Everything Christie had to say speaks to my environmentalist heart. We tech lovers, we web designers, we gadget freaks – we are adding to the planet’s carbon footprint.
We can do something about it. Christie lists ways to lighten your site’s load on the environment. And that’s good. But it’s complicated for people to get a reading on their particular site – where it is now, and the measurable difference changes could make.
If there was an app that would give you a readout on a site it would be so useful. You could figure out how you’re doing and track the progress you made toward goals to reduce your site’s carbon footprint.
Somebody build this app. Please.
James Christie responded to my tweet about this post with a link. Check it out.
Memorability is a free photo book app for iPad. It uses a simple drag and drop interface to allow you to create photo books. The completed photo book can be shared on Facebook, by email, or on a private Memorability social network.
There are many themes available for the photo books. Quite a few come installed with the app, others currently cost $0.99. The themes are attractive and the finished photo books are lovely and professional looking.
I met the developer of the app at BlogHer13. She told me if I used the Promo code BLOGHER I could get a theme free. Feel free to use the promo code yourself. I should have entered the promo code the moment I downloaded the app on iTunes. Later, when I selected one of the $0.99 apps to download it was too late and I had to pay for it. Learn from my mistake.
I gave the app a test run. I didn’t have any particular topic in mind like a family event that I wanted to make a photo book for, so I just randomly choose some photos from my iPad. I selected the theme I’d purchased and was ready to go. Each theme has a number of page options, so I first selected a page type, then dragged a photo into it. Some pages allow the addition of text. Some allow the addition of sound. Some have areas for more than one photo per page. All the page options are obvious and simple to use.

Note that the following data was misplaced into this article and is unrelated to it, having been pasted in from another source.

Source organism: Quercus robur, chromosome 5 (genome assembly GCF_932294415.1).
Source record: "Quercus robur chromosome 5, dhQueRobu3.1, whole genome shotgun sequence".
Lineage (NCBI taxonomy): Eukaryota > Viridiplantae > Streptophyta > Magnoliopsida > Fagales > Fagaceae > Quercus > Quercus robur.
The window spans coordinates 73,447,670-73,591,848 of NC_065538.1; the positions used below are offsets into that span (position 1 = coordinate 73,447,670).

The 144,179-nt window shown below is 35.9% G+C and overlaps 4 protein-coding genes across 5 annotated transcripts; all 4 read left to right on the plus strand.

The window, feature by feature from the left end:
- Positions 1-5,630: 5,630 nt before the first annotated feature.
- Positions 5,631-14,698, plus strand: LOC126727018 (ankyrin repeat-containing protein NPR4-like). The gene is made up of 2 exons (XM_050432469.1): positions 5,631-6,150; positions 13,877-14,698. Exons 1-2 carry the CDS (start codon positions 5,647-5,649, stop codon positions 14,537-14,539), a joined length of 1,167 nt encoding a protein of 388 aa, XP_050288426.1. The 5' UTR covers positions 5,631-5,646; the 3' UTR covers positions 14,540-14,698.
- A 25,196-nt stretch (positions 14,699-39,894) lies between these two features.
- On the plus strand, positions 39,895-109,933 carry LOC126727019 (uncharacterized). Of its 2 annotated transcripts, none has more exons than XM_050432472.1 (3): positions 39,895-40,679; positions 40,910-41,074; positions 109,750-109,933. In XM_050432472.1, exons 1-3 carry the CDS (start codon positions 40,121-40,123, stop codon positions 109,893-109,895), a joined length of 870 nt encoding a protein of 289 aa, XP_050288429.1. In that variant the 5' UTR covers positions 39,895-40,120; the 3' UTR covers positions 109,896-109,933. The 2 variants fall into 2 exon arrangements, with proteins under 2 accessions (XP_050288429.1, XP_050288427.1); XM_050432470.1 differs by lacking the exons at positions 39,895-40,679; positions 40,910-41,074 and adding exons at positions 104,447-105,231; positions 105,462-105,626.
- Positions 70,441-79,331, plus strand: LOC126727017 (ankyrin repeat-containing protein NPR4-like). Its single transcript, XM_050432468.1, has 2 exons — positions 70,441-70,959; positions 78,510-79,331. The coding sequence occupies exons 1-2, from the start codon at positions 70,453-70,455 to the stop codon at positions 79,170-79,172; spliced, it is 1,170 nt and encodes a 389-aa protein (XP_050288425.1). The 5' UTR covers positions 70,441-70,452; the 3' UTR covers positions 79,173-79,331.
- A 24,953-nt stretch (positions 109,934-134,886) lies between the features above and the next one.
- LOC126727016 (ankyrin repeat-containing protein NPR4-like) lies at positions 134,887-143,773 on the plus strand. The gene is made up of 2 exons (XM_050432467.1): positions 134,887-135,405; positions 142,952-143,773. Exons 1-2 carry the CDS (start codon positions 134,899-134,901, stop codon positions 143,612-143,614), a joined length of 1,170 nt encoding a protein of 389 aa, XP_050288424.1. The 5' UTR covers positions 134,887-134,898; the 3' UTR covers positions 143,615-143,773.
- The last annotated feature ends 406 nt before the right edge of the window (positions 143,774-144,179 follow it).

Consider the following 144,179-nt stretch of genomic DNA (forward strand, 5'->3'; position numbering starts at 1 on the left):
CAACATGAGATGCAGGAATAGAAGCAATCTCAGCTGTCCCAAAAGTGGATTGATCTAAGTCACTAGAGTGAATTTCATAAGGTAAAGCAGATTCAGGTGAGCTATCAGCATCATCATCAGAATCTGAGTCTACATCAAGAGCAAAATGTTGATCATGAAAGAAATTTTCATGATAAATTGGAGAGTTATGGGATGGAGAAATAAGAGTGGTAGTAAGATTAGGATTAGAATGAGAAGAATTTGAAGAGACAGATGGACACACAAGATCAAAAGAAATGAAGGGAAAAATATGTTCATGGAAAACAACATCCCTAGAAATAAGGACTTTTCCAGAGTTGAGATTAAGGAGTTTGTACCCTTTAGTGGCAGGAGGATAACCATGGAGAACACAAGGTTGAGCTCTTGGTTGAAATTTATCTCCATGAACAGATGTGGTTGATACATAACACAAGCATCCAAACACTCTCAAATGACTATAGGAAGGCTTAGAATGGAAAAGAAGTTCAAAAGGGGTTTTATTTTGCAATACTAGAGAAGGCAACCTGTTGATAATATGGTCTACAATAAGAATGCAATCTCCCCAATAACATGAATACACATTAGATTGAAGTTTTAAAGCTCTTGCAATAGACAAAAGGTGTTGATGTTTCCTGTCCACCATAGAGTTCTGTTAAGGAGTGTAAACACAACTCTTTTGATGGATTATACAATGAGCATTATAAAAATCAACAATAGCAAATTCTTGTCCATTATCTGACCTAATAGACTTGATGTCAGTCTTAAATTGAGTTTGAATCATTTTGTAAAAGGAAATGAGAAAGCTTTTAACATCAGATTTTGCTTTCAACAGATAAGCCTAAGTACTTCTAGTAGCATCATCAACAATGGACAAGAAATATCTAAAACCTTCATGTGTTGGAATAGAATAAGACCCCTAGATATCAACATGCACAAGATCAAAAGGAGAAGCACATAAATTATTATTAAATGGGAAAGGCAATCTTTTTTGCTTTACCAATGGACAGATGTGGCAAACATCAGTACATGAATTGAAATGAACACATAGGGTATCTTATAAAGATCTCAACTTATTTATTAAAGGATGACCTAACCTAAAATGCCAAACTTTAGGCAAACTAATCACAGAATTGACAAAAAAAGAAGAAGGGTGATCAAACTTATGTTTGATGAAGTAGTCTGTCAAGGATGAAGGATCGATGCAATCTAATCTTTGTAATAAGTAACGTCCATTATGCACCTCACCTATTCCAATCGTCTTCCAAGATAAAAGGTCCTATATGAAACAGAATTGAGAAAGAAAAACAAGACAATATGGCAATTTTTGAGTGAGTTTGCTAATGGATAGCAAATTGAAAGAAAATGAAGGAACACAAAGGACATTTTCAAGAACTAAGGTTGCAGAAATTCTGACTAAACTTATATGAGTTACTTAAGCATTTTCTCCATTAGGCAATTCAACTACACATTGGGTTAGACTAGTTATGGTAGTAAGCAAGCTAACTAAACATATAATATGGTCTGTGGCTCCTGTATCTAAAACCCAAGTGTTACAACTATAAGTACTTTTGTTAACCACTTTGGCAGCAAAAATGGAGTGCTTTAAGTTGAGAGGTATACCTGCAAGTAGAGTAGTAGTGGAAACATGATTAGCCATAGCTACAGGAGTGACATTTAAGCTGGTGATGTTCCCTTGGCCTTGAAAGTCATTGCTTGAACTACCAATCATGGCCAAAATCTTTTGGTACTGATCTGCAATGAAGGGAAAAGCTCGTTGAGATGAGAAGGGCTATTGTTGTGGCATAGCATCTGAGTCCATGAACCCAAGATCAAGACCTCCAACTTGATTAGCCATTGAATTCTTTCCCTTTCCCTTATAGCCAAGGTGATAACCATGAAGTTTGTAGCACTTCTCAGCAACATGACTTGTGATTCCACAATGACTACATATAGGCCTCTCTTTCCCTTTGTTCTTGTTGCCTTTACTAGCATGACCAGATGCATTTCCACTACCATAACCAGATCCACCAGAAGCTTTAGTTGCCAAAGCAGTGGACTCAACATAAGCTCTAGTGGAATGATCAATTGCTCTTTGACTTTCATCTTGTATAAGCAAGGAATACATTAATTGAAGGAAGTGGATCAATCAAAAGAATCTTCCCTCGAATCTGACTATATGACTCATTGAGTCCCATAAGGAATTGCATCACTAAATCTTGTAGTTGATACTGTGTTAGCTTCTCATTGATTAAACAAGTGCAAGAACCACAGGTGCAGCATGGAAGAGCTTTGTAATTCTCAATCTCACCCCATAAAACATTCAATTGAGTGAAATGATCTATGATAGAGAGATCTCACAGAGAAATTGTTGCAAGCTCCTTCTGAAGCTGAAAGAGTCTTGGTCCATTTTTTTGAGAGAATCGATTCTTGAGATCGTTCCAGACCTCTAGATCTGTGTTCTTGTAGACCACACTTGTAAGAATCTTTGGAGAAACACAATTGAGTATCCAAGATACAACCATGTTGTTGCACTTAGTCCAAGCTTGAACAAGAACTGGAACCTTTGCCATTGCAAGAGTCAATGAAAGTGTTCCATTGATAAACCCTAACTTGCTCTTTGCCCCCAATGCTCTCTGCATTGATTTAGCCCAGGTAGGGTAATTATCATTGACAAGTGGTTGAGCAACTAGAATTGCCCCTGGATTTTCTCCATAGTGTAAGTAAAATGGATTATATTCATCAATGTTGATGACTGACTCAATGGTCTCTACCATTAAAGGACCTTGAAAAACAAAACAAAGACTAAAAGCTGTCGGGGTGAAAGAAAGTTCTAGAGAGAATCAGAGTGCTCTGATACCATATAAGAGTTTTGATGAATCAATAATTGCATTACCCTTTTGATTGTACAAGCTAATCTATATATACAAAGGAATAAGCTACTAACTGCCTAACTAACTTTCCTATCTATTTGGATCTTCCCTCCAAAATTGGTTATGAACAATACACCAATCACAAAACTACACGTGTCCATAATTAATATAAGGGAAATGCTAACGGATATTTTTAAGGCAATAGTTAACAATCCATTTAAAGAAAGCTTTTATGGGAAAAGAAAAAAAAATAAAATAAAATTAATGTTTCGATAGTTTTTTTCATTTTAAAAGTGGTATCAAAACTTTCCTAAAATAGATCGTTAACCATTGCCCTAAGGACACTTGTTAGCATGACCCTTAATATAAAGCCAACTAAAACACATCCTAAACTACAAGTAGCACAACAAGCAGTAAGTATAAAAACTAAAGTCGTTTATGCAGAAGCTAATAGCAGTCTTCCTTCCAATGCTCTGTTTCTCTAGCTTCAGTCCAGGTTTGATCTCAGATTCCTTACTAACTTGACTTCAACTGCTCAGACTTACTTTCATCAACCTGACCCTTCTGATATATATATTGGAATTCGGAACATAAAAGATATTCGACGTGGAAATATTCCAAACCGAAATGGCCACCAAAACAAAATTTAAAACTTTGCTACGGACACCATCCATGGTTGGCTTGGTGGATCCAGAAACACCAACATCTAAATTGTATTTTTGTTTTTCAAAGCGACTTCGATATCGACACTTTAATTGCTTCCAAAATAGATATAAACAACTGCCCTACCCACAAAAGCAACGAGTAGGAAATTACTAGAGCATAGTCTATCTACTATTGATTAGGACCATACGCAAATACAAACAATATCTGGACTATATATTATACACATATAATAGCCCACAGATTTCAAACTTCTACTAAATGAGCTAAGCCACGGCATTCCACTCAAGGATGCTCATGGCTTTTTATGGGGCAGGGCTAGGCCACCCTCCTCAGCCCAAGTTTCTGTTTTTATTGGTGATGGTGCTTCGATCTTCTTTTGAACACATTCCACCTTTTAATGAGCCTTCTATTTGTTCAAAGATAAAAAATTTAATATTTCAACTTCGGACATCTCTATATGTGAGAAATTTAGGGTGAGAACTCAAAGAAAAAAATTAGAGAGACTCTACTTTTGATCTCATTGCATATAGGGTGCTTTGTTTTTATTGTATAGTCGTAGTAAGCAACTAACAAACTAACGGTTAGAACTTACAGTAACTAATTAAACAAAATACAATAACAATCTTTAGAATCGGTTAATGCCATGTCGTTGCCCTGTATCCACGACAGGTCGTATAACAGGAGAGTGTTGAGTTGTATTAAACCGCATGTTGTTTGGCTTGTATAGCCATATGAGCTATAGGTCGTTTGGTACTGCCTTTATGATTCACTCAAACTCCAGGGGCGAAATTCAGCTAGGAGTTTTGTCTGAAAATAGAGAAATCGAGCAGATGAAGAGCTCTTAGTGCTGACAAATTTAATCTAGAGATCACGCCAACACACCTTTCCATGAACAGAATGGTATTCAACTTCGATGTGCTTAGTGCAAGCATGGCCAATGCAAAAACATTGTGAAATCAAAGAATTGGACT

I made several pages. A double tap let me preview. I selected to share on Facebook and the app created an mp4 file, which it sent to Facebook. Later I decided to email the file to myself, so I selected share by email. The iPad went through the process of creating the video file all over again and sent it to me.
Unfortunately the mp4 file created by Memorability is too large for WordPress to accept, so I can’t show it to you here. Since I only had 5 or so images in the photo book, the large file size is a drawback to sharing for someone like me who was thinking of putting the video file on the web.
It’s easy to edit a photo book once after you’ve completed it. It’s easy to get to the list of all the photo books you’ve made. Really, this app is just plain easy to use.
As far as I can tell, it’s only available for iOS right now, but it’s early days for this app. I’m sure it will expand in future versions.
I wanted to save a PowerPoint presentation I had prepared as a PDF and transfer that PDF to my iPad. If I could make that happen, I could travel for a presentation without having to drag my computer along.
I emailed it to myself and opened it with my Xfinity email app. There was no way to do anything with it there except print. The problem was with Xfinity. Downloading from Gmail seems to present similar problems.
I found two ways that worked.
I put it on Dropbox and could open the PDF file with my iPad from there. This was super easy, but if you don’t have a Dropbox account all is not lost.
I mailed it to my Mac Mail account. There were several options for saving it from the Mac Mail app.
Mac Mail Tips
In Mac Mail I could tap and hold the icon for the PDF file and a menu opened up with several options. The options you see here are reflections of what I have installed on my iPad. You would have at least iBooks in your options. Note that the document was attached in the body of the email.
I chose to open the file in iBooks. To find it in iBooks, I had to click the collections button so I could choose between books and PDF files.
Now I can give a presentation with my iPad in hand and leave the computer at home. That’s a relief.
WYSIWTF at A List Apart is by Karen McGrane. I’ve shown her videos and linked to her speeches here several times lately. It’s because I’m convinced she is the most important thinker working on the web right now. She’s not talking about responsive design, which is important, she’s talking about content. How to make content that works. How to create CMS tools that let authors create content that works. How to get away from WYSIWYG and its formatting tools, and move into the underlying structure of content. How to make content useful. She’s an evangelist who’s out to change the web.
You know drones are soon going to be everywhere when they start using them to deliver pizza. Technology replaces the pizza guy. Not much is left that isn’t changed forever by technology – especially privacy.